When you start a new job, you want to get off on the right foot with all of your team members -- and impressing your boss is high up on that wishlist. Hit the ground running on day one by showing your commitment to both your role and the overall success of the organization.

These six entrepreneurs share the ways in which their newest team members wowed them in their first few weeks.

Ask the right questions.

New hires may be eager to look like they already know it all, but it never hurts to ask thoughtful questions. Bryce Welker, founder and CEO of CPA review site CPA Exam Guy, appreciates an employee who shows their desire to get a better feel for the job and the company itself.

"When I brought on a new team member for some simple data entry, he immediately impressed me by asking insightful questions about how other aspects of our business worked," he says. "He was good at his job but what was more important to me was that he demonstrated a desire to learn more about our company."

Have a solution in tow.

Go one step further and have a solution in mind when you ask a question -- that's how you'll impress Matthew Carpenter, founder and managing partner of college financial aid company College Funding Services.

"I always evaluate how a new employee asks questions. We encourage questions, of course, but I want to see if they have a solution in tow. One of my favorite new employees had this natural habit from day one," he says. "She would come into my office and say, 'Based on my research, this is what I think is the best solution to my question. However, I have some conflicting information, so I'd like you to confirm.'"

Show, don't tell.

"Most of us have little time to keep close tabs on our employees to ensure they are handling their responsibilities," says Blair Thomas, co-founder of high-risk merchant account provider eMerchantBroker. So, clearly outline what you have accomplished rather than waiting for your manager to ask.

"One of my employees made it easy for me to see what she was achieving. She submitted goal-oriented reports to show what she had accomplished and proved to me that she could take on more responsibility," says Thomas. "Her reports were very helpful because she outlined how her efforts were impacting our bottom line."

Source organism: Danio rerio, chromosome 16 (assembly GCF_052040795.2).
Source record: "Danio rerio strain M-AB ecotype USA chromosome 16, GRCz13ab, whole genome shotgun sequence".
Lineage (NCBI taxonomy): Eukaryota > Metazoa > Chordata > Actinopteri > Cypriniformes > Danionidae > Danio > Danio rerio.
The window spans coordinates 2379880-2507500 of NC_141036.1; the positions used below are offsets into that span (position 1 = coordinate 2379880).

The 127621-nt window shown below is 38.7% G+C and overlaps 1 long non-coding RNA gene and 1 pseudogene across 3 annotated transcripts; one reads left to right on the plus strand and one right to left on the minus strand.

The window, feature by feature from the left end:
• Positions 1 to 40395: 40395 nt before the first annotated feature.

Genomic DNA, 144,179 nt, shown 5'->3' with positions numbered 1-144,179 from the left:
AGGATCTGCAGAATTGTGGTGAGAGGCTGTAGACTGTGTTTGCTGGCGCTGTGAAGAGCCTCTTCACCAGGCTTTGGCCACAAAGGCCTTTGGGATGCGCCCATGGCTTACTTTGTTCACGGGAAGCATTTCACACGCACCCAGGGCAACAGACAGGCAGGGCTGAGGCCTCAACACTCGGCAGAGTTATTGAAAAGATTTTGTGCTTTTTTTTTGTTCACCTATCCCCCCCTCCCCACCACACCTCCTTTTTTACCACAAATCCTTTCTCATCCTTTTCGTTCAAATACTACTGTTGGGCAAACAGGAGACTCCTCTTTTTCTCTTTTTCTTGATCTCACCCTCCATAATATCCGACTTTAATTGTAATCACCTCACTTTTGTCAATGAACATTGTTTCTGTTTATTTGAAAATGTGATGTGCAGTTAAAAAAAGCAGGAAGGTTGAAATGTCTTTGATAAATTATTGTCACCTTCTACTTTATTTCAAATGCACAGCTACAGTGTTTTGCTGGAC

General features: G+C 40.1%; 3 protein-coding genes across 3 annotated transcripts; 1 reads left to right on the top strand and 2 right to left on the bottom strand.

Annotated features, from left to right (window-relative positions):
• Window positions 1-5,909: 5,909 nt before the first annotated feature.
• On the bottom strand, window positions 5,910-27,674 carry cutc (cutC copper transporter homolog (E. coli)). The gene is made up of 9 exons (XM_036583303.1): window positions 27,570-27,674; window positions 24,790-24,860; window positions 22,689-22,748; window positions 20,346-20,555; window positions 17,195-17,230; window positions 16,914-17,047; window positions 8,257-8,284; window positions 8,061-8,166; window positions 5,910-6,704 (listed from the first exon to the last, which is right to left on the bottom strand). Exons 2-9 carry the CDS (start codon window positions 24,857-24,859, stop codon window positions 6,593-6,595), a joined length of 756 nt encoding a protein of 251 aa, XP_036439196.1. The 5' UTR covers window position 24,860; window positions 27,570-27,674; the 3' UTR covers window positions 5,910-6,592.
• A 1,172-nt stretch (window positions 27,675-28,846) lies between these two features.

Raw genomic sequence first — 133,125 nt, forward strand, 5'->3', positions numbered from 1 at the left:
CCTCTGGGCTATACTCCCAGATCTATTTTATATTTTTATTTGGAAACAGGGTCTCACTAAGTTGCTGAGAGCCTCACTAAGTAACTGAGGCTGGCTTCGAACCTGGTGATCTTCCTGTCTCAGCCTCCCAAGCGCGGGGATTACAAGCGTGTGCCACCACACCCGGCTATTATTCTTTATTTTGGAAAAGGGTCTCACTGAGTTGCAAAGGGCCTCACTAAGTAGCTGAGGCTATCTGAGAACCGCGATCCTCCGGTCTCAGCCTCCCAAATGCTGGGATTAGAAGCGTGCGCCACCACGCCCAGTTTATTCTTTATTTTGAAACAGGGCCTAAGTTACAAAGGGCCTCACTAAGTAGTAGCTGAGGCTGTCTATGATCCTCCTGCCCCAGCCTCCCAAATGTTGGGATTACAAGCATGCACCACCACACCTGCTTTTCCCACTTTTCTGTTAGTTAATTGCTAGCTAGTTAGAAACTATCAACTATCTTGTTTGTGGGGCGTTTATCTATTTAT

Look for learning opportunities.

High performers are those who are always hungry to learn. Vanessa Nornberg, president of wholesale body piercing and costume jewelry company Metal Mafia, was happy to recommend a book to an employee who showed commitment to improving his sales game.

"A new employee who had just started working as a sales rep for my company impressed me when he asked if there was a book he could read to learn more about selling," she says. "It showed he was interested in what he had been hired to do and also told me he was willing to go above and beyond to improve. I didn't have to spoon feed him his motivation."

Conduct ongoing research.

Don't shy away from proposing solutions if you notice an outdated or inefficient way of doing things. According to Marcela De Vivo, CMO of working capital lender Mulligan Funding, that's one of the advantages of bringing on a new employee with a fresh set of eyes.

"I had an employee who noticed that we were spending a lot of time syncing our inbox with the outreach tool we were using at the time. During his off hours, he researched solutions and realized that we could automatically sync the tool. After implementing his solution, my team has saved thousands of hours in mundane tasks," she says. "New team members should look for opportunities to improve workflows and processes, and then research and propose solutions."

Stay alert.

"I like to see an employee who proves they are alert and on the ball early on," says Zev Herman, president of Superior Lighting, an authorized distributor and supplier of wholesale light bulbs. This refreshing quality can jumpstart a team that has started to stall.

"Let's be realistic: Companies stagnate and people start to run on habit instead of awareness," he says. "A new employee once caught something we were supposed to deliver but had not done yet, and we were able to get everything done correctly on time. That quality of alertness is key."